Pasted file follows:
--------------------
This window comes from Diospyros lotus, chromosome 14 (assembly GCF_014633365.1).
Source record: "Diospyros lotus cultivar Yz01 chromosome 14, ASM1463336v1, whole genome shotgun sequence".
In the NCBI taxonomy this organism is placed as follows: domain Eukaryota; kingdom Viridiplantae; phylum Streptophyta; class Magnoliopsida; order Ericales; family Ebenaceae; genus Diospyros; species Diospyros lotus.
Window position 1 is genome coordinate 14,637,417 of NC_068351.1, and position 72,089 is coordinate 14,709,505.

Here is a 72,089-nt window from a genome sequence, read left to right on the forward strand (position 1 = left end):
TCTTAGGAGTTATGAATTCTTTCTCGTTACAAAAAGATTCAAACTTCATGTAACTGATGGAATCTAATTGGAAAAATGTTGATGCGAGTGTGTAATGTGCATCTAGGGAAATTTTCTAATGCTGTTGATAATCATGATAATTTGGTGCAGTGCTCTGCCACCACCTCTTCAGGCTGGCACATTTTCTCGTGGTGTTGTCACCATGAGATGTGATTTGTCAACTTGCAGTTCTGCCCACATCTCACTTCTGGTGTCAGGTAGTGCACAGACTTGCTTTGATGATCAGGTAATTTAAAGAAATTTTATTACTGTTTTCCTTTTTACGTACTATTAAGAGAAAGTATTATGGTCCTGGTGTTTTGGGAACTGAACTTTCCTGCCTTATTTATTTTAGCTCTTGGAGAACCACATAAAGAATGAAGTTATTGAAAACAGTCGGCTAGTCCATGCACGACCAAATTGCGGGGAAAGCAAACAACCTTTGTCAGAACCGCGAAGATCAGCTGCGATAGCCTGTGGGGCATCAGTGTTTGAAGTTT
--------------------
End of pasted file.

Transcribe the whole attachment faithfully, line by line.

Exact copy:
This window comes from Diospyros lotus, chromosome 14 (assembly GCF_014633365.1).
Source record: "Diospyros lotus cultivar Yz01 chromosome 14, ASM1463336v1, whole genome shotgun sequence".
In the NCBI taxonomy this organism is placed as follows: domain Eukaryota; kingdom Viridiplantae; phylum Streptophyta; class Magnoliopsida; order Ericales; family Ebenaceae; genus Diospyros; species Diospyros lotus.
Window position 1 is genome coordinate 14,637,417 of NC_068351.1, and position 72,089 is coordinate 14,709,505.

Here is a 72,089-nt window from a genome sequence, read left to right on the forward strand (position 1 = left end):
TCTTAGGAGTTATGAATTCTTTCTCGTTACAAAAAGATTCAAACTTCATGTAACTGATGGAATCTAATTGGAAAAATGTTGATGCGAGTGTGTAATGTGCATCTAGGGAAATTTTCTAATGCTGTTGATAATCATGATAATTTGGTGCAGTGCTCTGCCACCACCTCTTCAGGCTGGCACATTTTCTCGTGGTGTTGTCACCATGAGATGTGATTTGTCAACTTGCAGTTCTGCCCACATCTCACTTCTGGTGTCAGGTAGTGCACAGACTTGCTTTGATGATCAGGTAATTTAAAGAAATTTTATTACTGTTTTCCTTTTTACGTACTATTAAGAGAAAGTATTATGGTCCTGGTGTTTTGGGAACTGAACTTTCCTGCCTTATTTATTTTAGCTCTTGGAGAACCACATAAAGAATGAAGTTATTGAAAACAGTCGGCTAGTCCATGCACGACCAAATTGCGGGGAAAGCAAACAACCTTTGTCAGAACCGCGAAGATCAGCTGCGATAGCCTGTGGGGCATCAGTGTTTGAAGTTT